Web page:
Wendy and I have just gotten back to our sublet apartment in Manhattan’s Greenwich Village. This afternoon we heard Ken Cowan play the dedicatory recital of the large new Schoenstein organ at St. James’ Episcopal Church on Madison Avenue at 71st Street. There was a large-screen video monitor set up on the chancel steps showing Ken’s work at the console with three different angles. There’s a great debate about whether or not this detracts from the experience. I love it. The organ is alone in its concealment of its players. Excepting the relatively few concert venues where the console is placed on the stage, most organists are completely hidden from view when they play. The extreme is the organ with Rückpositiv in a rear gallery. (I remember one concert where the organist was sitting on the bench before the doors were opened and announced he was about to start by playing a simple chord on a Principal. The audience never even laid eyes on him before he started. I can understand the desire to allow the music to speak for itself, but isn’t the performance of music a human endeavor and a human achievement?)
It’s great fun to watch an artist like Ken work the console, and seeing it on a clear screen adds greatly to the experience in my opinion. And of course, if you don’t like it, you don’t have to watch! The orchestration of Ken’s playing is the point. And of course, the Schoenstein organ is symphonic in design and intention—a great marriage between artist and instrument. It was a wonderful concert—fascinating programming and great artistry in a beautiful church building.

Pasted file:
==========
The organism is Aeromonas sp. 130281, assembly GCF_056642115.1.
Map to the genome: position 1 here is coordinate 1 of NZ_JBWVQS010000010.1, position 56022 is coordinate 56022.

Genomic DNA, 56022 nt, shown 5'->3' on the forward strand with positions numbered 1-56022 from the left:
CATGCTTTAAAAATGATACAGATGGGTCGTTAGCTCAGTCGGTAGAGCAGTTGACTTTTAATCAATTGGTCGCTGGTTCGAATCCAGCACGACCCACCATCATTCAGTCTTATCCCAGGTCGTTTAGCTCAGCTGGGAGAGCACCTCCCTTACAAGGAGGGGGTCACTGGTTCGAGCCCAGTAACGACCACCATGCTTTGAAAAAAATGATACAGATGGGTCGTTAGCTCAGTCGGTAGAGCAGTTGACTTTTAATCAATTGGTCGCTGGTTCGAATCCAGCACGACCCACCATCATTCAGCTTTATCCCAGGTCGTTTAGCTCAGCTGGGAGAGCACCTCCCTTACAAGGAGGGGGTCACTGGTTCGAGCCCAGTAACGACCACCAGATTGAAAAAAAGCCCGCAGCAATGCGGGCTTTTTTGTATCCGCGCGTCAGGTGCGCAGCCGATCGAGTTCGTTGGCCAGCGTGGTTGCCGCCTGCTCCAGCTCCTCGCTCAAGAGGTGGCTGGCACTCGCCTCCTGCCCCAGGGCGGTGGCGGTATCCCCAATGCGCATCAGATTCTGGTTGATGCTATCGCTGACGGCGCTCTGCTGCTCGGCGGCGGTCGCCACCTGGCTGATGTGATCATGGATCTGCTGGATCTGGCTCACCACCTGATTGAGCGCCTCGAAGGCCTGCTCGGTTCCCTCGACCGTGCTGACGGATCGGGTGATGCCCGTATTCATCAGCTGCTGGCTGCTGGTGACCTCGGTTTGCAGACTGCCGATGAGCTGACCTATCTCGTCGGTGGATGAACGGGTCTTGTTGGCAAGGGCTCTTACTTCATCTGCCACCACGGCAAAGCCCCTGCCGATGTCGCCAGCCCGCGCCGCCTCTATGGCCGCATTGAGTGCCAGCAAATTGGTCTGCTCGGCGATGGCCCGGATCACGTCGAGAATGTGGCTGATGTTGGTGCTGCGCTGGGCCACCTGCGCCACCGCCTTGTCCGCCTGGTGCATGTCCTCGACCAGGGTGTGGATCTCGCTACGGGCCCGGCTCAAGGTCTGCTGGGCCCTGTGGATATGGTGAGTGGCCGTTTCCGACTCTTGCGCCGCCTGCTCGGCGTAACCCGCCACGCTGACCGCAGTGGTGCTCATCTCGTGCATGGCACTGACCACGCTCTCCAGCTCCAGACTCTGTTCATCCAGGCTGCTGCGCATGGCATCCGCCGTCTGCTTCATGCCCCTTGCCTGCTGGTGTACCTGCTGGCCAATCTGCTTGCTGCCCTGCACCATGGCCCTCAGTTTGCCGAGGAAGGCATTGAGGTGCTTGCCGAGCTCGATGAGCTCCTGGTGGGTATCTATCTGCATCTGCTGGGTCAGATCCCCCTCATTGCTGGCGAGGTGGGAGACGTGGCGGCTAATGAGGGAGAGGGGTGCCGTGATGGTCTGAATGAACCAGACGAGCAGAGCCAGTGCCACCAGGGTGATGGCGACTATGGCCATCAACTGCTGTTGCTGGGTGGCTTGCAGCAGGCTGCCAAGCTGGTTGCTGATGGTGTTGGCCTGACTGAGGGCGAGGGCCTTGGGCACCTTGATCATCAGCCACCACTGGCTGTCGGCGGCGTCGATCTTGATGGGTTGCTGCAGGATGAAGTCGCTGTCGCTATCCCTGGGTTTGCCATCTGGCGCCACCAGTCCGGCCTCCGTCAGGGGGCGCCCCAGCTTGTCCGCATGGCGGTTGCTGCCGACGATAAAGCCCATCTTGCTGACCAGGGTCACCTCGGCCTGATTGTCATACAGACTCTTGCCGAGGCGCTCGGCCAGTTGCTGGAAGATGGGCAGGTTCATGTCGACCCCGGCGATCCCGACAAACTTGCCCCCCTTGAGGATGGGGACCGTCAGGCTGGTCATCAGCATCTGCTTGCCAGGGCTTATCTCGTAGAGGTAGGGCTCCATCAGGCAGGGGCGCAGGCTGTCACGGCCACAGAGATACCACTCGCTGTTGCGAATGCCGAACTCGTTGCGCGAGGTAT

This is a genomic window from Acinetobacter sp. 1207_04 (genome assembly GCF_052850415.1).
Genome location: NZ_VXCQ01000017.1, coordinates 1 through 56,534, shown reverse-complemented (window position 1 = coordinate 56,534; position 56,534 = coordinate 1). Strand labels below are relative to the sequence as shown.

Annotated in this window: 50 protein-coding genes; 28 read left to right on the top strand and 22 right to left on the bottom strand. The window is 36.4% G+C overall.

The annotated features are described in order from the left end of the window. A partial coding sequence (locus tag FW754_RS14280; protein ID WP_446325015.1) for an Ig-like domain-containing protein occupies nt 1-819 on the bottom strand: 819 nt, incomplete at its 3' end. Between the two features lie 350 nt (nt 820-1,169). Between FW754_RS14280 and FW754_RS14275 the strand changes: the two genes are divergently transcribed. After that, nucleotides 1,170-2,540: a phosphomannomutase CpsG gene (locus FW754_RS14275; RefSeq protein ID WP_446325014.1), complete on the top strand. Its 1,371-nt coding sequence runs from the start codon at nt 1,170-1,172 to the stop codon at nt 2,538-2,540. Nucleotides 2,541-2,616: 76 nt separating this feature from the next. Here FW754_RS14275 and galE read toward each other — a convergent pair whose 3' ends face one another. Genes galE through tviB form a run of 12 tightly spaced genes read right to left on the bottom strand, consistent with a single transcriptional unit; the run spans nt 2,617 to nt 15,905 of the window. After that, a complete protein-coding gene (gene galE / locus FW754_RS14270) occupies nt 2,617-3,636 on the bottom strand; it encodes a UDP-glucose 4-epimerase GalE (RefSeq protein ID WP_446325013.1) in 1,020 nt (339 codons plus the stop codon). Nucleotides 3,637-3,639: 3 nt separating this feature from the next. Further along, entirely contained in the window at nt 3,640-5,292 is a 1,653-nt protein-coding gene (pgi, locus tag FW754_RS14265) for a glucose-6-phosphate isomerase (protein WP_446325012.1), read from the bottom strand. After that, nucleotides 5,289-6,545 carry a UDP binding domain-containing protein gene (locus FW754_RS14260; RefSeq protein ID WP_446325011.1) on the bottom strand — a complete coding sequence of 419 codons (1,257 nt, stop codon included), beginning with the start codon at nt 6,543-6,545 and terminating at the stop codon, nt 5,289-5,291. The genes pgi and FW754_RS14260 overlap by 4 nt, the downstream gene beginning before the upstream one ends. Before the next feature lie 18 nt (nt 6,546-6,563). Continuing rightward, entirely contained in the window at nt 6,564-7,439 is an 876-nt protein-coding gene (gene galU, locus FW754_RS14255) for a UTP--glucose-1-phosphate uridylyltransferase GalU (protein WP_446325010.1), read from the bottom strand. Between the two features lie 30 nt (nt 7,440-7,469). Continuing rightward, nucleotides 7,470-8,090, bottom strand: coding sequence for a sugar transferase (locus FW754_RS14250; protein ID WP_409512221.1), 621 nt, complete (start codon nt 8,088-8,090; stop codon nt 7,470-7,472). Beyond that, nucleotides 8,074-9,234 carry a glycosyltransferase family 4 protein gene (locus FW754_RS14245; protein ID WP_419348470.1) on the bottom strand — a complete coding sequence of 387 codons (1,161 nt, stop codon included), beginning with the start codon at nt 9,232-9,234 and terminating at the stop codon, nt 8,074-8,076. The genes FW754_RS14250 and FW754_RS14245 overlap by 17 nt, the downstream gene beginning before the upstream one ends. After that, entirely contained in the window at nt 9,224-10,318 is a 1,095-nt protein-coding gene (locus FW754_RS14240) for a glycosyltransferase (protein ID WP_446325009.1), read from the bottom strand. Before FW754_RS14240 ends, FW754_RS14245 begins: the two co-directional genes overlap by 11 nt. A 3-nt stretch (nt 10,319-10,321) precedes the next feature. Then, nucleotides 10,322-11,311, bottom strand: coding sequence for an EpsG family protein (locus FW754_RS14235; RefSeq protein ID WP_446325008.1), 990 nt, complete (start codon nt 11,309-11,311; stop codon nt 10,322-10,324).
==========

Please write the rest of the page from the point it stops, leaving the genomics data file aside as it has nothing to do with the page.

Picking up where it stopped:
This little string of remembrances, inspired by Joan Sutherland’s obituary, seems to be about the humanness of music-making. Some great musicians are haughty and unapproachable. I was once eating in a restaurant at the same time (not the same table) as Lorin Maazel, then conductor of the Cleveland Orchestra. He stood out because he stood up—when the waiter was ready to take his order he stood and announced the orders of everyone in his party. I don’t know if they knew beforehand what they would be eating. It seemed to me to be the performance of “a very great man.” I doubt he would have graced the Sunday School class of a suburban Episcopal church.
When a great virtuoso connects with the audience as a human being everyone learns a lot. As Horowitz said, it’s about communicating feelings. ■